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5 Investment Tips for Seniors

By    |   Wednesday, 20 September 2017 09:50 AM

Retirement doesn’t need to mean the end of earnings. With a few solid investment tips, seniors can use their savings to replace the income from their full-time jobs.

Investment is a risky business though and, in the ever-changing financial landscape, you’ll want to make sure you're making sound decisions.

Here are a few tips to get you started:

1. Real estate-based partnerships — If you’re a first time investor or really don’t trust the markets, a real estate based partnership is a fairly safe way to invest.

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Salvatore M. Buscemi, managing director of Dandrew Partners in New York, told U.S. News & World Report that this usually involves 20 or 30 people investing in a piece of commercial real estate. He points out, however, that you’ll need to do your homework to make sure the developer has a good track record.

"I would find a real estate attorney locally in town, and I would ask him if there any deals, partnerships that are being put together where people are investing in what we call stabilized commercial real estate, not value added."

2. Strive for balance but go broad with your investments — If you want to invest in bonds, CNBC suggests looking at total bond market exchange traded funds (ETFs).

When looking for an ETF, you want something with a large asset base and low fees with diverse exposure in all kinds of investment grade bonds. 

More conservative investors may prefer balanced mutual funds where 20 to 40 percent of a company’s funds are in assets, with the rest in bonds.

Speaking to Bankrate, John Corn, a financial planner with Buckingham Asset Management says it’s important to add stocks to your portfolio. “In spite of the short-term volatility, (stocks) have an expected return that is higher than inflation.”

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3. Corporate bonds — If stocks are too rich for your blood, you may want to look at including corporate bonds. While they’re riskier than government bonds, they’re still safer than playing the stock market.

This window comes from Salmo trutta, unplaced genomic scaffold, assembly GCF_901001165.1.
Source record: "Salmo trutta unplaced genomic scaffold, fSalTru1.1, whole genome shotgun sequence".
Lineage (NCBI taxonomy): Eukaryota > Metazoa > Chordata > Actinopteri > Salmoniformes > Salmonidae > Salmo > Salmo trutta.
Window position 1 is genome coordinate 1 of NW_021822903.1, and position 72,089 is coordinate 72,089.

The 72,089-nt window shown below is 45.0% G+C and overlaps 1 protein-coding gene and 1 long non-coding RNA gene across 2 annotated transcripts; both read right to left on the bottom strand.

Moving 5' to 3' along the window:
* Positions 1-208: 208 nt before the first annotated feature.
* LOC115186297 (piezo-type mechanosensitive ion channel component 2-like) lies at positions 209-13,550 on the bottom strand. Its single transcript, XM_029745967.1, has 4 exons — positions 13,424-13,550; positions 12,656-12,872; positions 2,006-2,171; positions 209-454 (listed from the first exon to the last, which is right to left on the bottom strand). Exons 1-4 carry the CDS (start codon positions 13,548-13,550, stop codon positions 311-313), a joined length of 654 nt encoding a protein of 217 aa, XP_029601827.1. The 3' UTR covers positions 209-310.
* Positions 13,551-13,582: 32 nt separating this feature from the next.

You’ll need to look for an option with high liquidity and diverse exposure for a steady income stream. Speaking to CNBC, Todd Rosenbluth from independent investment researchers CFRA says iShares iBoxx $ Investment Grade Corporate Bond Fund, with an annual fee of 15 basis points, is a good option.

4. Immediate annuities Kiplinger suggests early retirees use a portion of their savings to buy an immediate annuity.

When you do this, you’re essentially investing a lump sum into an insurance company with the promise that it will be paid back to you, with interest. Lifetime annuities don’t really adjust for inflation but, with an immediate annuity, payouts are higher and increase with inflation.

You can increase your payouts even further by adding an amount every couple of years.

5. Take advantage of investment resources — New investors should always seek the advice of a financial advisor or an investment expert.

When choosing a financial advisor as a senior, NerdWallet says there are a couple of important questions you need to ask:

  • Is the advisor a Registered Investment Advisor?
  • Who will be the custodian of my securities?
  • Does the advisor earn a commission on what he or she recommends?

If you really do want to do it on your own however, there are plenty of free resources available to help you learn.

The U.S. Government’s www.investor.gov website has a section dedicated to seniors where you can pick up tips, learn investment strategies, and stay up to date with investment news.

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Retirement doesn’t need to mean the end of earnings. With a few solid investment tips, seniors can use their savings to replace the income from their full-time jobs.
investment, tips, seniors, aarp
Wednesday, 20 September 2017 09:50 AM
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